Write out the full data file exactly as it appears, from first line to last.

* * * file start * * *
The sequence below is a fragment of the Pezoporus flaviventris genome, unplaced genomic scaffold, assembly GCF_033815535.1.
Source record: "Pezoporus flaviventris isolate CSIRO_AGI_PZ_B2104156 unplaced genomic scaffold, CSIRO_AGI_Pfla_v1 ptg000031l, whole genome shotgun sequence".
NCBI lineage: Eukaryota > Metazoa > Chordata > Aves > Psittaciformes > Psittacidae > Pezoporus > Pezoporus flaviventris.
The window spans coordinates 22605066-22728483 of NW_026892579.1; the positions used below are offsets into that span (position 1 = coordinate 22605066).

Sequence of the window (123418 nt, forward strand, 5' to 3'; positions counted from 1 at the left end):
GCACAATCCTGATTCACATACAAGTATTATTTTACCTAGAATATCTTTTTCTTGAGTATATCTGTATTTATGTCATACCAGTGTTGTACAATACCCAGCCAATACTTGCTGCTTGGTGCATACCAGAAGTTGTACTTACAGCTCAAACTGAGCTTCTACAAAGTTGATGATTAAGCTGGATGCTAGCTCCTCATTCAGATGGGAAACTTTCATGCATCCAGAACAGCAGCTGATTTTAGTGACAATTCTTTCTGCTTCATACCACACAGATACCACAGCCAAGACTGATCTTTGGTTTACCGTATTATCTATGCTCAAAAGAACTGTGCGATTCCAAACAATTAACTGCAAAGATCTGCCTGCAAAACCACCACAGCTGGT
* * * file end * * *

The sequence below is a fragment of the Pezoporus flaviventris genome, unplaced genomic scaffold, assembly GCF_033815535.1.
Source record: "Pezoporus flaviventris isolate CSIRO_AGI_PZ_B2104156 unplaced genomic scaffold, CSIRO_AGI_Pfla_v1 ptg000031l, whole genome shotgun sequence".
NCBI lineage: Eukaryota > Metazoa > Chordata > Aves > Psittaciformes > Psittacidae > Pezoporus > Pezoporus flaviventris.
The window spans coordinates 22605066-22728483 of NW_026892579.1; the positions used below are offsets into that span (position 1 = coordinate 22605066).

Sequence of the window (123418 nt, forward strand, 5' to 3'; positions counted from 1 at the left end):
GCACAATCCTGATTCACATACAAGTATTATTTTACCTAGAATATCTTTTTCTTGAGTATATCTGTATTTATGTCATACCAGTGTTGTACAATACCCAGCCAATACTTGCTGCTTGGTGCATACCAGAAGTTGTACTTACAGCTCAAACTGAGCTTCTACAAAGTTGATGATTAAGCTGGATGCTAGCTCCTCATTCAGATGGGAAACTTTCATGCATCCAGAACAGCAGCTGATTTTAGTGACAATTCTTTCTGCTTCATACCACACAGATACCACAGCCAAGACTGATCTTTGGTTTACCGTATTATCTATGCTCAAAAGAACTGTGCGATTCCAAACAATTAACTGCAAAGATCTGCCTGCAAAACCACCACAGCTGGT